Hi there! I'm just discovering the great world of market gardening and permaculture! I'm privileged to have access to an acre of land that my father in law is basically giving me free range with and I'm hoping to start "breaking ground" in a few weeks. I'm a total novice and don't really know what I'm doing, but I have some great people around me helping me out. Right now I'm stuck on water and irrigation. The acre I have is right on a small creek that runs 7-9 months out of the year. People have suggested ram pumps, trash pumps with solar panels, and solar well pumps. And I have no idea and am very overwhelmed by all the options. For this year I plan on doing about half an acre of vegetables, fruit, herbs and pollinators and the other half cover crops. Any suggestions or resources?
you don't say where this is
the stream you have runs when there is lots of surface water is this during the growing season where your at or is the growing season encompass a bunch of the dry time of year there.
Congrats on the land, but Bruce is right. If you live in a terribly arid area and have no hugel mounds and are otherwise gardening conventionally, then irrigation is probably a must. I personally recommend drip irrigation. I have used a company called dripworks (dripworks.com) that has good quality products at reasonable prices.
But an acre under irrigation might be a bit much to afford on the first year. Perhaps you could put part under drip line irrigation and hand water the rest, expanding as you get the time and money.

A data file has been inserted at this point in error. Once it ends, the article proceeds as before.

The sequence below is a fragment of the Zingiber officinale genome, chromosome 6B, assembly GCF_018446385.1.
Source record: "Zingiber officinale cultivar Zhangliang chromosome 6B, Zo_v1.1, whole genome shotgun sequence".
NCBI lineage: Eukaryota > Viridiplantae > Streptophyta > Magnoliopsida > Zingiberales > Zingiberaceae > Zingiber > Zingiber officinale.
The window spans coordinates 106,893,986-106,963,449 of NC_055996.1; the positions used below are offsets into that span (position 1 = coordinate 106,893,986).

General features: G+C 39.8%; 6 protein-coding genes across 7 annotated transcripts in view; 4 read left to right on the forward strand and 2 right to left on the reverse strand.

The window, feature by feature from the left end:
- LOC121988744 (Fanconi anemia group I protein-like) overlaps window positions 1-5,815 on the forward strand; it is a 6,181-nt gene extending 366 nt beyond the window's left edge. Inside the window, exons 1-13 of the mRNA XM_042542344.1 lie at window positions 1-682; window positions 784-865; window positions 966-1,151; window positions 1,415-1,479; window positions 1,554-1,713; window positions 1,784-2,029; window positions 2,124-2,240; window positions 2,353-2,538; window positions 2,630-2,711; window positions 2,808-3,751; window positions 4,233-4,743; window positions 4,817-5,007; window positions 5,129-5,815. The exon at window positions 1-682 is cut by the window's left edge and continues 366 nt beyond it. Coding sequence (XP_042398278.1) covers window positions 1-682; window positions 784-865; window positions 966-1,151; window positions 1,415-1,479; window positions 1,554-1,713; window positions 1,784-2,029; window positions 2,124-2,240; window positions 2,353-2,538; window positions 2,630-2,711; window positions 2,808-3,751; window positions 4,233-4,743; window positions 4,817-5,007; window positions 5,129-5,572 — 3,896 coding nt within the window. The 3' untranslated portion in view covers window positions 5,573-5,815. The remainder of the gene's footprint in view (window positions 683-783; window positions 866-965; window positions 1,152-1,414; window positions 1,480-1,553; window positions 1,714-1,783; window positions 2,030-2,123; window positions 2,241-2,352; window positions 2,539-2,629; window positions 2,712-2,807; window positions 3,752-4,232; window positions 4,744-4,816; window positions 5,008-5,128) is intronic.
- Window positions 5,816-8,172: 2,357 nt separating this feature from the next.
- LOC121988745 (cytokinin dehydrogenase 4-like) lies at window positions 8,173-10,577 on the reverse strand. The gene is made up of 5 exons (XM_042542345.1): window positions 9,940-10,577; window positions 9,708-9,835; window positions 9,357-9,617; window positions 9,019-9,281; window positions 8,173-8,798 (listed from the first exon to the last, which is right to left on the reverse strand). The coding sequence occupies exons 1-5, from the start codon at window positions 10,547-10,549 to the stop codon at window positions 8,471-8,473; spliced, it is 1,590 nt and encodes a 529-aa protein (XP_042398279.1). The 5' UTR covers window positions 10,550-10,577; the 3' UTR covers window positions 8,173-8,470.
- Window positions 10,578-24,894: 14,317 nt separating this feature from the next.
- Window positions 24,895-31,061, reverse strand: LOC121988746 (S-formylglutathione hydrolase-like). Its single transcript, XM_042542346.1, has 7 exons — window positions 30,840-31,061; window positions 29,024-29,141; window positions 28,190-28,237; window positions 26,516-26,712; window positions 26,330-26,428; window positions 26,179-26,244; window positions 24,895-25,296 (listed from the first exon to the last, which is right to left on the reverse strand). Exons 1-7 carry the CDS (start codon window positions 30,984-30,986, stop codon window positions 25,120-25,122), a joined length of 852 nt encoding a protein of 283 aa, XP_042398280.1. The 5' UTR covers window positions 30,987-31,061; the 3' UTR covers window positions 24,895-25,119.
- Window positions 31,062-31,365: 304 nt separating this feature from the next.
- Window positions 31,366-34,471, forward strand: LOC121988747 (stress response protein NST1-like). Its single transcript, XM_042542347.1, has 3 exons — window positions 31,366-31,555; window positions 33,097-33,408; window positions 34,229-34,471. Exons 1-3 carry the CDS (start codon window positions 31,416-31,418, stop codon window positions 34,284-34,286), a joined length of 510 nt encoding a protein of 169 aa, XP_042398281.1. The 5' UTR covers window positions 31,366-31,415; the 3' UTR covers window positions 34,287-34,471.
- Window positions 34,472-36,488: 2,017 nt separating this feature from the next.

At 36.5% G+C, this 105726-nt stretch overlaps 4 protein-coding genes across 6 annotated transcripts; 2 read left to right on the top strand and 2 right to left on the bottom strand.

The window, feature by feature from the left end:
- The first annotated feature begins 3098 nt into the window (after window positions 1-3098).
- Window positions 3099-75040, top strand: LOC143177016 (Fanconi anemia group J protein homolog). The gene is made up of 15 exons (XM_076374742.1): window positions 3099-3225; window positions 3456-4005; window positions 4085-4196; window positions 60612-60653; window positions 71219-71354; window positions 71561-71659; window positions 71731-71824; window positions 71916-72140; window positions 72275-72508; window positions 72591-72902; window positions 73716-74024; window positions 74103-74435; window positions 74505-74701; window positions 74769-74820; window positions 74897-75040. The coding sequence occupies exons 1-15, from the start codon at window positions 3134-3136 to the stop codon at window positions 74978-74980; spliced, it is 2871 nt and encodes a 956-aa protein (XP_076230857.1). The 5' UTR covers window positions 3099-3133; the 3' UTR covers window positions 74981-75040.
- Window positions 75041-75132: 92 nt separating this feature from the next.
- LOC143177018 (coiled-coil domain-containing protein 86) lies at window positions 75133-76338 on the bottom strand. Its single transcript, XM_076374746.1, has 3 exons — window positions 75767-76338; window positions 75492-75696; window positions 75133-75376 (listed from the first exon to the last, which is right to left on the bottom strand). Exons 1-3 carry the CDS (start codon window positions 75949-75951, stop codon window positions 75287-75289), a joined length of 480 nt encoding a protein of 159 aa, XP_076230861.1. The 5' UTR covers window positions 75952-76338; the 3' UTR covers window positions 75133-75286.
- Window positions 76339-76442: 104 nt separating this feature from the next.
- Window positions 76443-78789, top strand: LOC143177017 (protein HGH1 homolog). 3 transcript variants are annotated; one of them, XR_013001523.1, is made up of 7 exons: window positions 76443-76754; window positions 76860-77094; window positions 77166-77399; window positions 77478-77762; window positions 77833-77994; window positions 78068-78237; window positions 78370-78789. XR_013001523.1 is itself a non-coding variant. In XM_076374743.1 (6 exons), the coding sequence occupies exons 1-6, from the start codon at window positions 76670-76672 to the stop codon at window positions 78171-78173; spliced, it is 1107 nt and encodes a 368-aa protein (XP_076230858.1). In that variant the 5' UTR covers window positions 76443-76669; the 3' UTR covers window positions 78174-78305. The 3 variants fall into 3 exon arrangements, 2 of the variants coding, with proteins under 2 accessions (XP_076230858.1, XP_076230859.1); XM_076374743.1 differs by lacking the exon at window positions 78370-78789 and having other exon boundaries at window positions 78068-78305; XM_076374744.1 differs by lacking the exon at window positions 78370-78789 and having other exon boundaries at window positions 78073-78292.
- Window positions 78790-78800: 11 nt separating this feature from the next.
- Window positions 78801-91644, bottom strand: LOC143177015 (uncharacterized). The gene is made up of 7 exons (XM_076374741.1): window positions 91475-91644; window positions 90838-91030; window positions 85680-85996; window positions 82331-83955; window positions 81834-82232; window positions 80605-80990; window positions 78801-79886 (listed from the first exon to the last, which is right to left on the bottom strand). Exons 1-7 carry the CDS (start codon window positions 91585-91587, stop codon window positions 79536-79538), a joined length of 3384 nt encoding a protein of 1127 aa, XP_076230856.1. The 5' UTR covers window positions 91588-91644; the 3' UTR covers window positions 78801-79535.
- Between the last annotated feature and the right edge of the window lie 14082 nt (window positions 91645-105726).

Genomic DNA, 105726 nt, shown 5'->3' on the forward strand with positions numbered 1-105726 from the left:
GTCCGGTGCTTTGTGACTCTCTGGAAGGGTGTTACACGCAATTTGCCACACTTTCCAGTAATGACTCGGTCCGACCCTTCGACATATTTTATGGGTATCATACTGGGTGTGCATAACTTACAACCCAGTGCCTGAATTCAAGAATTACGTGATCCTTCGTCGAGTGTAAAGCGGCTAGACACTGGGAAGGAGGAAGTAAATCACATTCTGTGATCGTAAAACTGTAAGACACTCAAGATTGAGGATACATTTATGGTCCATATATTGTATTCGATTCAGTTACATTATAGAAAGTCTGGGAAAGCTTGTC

Also, mulch is your best friend. Fortunately, it is possible to grow your own living mulch right in place.
Let us know you climate and soil. We can probably help you better. Good Luck!
Sorry for giving such little info.
For right now I think the plan will be to grow vegetables on at most half an acre to start. I'll check out dripworks for products! The rest of the land will be used for cover crops, pollinators, and a herb garden.
The land is in Northwest Arkansas, its totally flat, zone 7, with about 47 inches of rainfall a year. The creek generally runs from sept/oct-july/august.
I would think that you don’t need too much irrigation what with 47” per year. That is about what I get—I am a bit further north and east of you in the tip of Southern Illinois. True, you might get hot, dry spells in the summer, but some mulch can really cut down on watering needs.
All that being said, if you do want to go the irrigation route, drip irrigation is by far the most efficient and generally healthiest for the soil. I used to bury a drip line in my garden till I discovered wood chips.